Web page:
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It sounds like 79K is the reasonable price for a "decent starter home" that is move in ready, maybe some cosmetic updates would be nice. If that's the case, and those houses don't need a new roof, a new driveway, taking out a big tree (that is not a cheap thing!), and aren't lacking a garage or carport or fenced yard. That makes this house way overpriced, and also very likely with an unrealistic seller who thinks they should get the same price as a house without all of those deficiencies.

I can't really figure out why on earth you love this house so much, with all those issues?

and IMO, with what you already know and not even taking into account what could be an issue once you actually see the house in person and have an inspection, I think 70K would still be much too high to offer. Whether the seller thinks that's a lowball offer is irrelevant because it doesn't appear that they have reasonable expectations given the comps.
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Old Yesterday, 12:49 PM
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Originally Posted by jackmichigan View Post
I wouldn't go that far. If a Buyer puts in an offer which is substantially below what they feel the property is worth, that is a lowball offer.
Sorry I don’t agree. It’s a offer. Just not a good enough one to spark negotiations or a agreement to sell. For example I’m currently contemplating selling one of my rental properties. Anyone is able to make me a offer. If it’s not a serious offer where I need to be money wise I simply ignore the offer. It’s pointless to even form and send a response. Simply not responding speaks for itself. If the offer is worth looking at I respond with my counter.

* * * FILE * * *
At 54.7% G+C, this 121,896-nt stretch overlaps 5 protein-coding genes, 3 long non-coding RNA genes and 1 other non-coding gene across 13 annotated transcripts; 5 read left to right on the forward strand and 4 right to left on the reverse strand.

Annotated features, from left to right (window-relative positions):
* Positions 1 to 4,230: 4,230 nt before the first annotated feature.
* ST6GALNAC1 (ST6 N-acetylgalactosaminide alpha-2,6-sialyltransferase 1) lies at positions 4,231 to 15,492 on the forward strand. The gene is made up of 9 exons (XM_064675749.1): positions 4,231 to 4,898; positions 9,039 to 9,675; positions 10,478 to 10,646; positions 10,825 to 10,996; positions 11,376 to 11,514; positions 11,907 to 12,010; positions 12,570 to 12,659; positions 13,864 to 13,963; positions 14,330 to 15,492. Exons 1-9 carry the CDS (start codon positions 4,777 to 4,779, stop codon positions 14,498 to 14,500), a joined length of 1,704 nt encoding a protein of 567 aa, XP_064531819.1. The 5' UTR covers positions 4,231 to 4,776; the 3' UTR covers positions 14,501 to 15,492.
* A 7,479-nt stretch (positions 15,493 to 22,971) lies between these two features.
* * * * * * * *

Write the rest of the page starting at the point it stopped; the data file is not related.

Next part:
I’m selling one of my trucks. I’ve had plenty of “lowball” offers. I simply respond with a thank you for the offer but I’m not interested.

“Lowball” is simply a description of a offer that’s not desirable.
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Old Yesterday, 01:05 PM
Location: NC
2,187 posts, read 1,212,671 times
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Originally Posted by jackmichigan View Post
I wouldn't go that far. If a Buyer puts in an offer which is substantially below what they feel the property is worth, that is a lowball offer.
That's what I was getting ready to say.

I had an offer on my house come in at $40,000 off from the $300K listing price. I countered with $1000 off my asking price. While that was going on, I got what I considered a fair offer (still a bit off asking, but within $7K of asking with closing costs included in that number). First person came back and countered by raising their offer by $12K, so still substantially off asking. My agent told his agent that we had an other offer on the table and his agent wanted to know if we were going to ask for best and highest. I told my agent no. First guy wasn't offering what he thought the house was worth, he was seeing how low we'd go. I don't have the time or patience to play those kinds of games.